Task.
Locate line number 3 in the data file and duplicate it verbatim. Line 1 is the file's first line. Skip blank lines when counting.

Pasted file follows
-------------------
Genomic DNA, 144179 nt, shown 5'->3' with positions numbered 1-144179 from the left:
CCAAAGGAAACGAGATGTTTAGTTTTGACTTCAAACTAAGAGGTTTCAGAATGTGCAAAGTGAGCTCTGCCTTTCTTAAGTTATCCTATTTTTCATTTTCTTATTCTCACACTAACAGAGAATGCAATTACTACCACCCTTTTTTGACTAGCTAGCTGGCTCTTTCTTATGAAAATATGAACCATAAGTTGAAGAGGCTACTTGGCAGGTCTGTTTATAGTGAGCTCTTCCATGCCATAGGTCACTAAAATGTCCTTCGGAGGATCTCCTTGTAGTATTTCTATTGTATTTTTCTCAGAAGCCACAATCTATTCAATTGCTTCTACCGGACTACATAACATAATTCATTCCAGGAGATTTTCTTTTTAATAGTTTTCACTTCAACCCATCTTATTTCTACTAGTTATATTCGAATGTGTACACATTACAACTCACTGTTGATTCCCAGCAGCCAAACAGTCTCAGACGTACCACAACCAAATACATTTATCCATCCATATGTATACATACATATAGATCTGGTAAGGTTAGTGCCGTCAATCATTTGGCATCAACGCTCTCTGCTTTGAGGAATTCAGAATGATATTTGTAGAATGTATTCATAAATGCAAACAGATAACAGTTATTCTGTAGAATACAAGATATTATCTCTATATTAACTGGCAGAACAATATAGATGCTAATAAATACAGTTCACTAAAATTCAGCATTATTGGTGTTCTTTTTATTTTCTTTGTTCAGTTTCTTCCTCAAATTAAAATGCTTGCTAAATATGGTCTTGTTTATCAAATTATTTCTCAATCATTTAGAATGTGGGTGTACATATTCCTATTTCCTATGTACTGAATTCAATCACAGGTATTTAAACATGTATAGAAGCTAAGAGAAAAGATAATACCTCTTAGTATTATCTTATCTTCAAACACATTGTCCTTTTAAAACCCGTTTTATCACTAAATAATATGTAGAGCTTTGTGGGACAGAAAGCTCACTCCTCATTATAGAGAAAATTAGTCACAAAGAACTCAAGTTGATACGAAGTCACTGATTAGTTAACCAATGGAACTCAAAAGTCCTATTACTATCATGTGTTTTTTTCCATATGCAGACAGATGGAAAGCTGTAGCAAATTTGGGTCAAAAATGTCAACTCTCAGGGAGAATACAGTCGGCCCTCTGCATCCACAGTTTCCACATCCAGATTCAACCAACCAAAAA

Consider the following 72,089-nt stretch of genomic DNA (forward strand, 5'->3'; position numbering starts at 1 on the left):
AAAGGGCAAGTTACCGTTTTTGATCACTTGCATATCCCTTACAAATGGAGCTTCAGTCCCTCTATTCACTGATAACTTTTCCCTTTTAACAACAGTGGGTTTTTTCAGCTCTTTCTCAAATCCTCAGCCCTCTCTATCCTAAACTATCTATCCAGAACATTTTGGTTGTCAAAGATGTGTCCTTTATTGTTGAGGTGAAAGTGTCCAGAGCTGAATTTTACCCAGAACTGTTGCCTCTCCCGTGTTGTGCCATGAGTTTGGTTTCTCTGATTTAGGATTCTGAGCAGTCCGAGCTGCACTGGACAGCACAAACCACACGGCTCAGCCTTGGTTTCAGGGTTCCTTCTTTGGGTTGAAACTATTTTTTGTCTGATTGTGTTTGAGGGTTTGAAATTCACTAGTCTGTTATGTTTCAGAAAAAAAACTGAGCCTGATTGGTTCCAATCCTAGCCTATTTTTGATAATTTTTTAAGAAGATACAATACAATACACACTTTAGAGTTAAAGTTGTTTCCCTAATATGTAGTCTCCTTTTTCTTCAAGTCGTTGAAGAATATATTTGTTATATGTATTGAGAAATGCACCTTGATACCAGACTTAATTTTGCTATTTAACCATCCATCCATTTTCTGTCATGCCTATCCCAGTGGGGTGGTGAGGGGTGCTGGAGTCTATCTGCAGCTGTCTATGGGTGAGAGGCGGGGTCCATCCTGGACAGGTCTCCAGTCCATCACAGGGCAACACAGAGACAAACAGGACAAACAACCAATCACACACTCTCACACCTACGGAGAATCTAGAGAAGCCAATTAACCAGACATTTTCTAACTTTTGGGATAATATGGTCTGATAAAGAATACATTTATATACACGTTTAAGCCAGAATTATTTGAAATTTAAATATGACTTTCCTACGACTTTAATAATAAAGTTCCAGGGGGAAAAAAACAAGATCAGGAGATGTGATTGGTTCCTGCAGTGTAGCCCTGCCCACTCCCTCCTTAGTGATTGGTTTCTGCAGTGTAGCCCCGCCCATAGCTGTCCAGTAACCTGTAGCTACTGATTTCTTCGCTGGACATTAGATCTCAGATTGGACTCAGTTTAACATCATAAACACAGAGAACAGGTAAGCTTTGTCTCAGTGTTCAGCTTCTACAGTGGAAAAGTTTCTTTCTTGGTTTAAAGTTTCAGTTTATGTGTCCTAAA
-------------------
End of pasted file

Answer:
Consider the following 72,089-nt stretch of genomic DNA (forward strand, 5'->3'; position numbering starts at 1 on the left):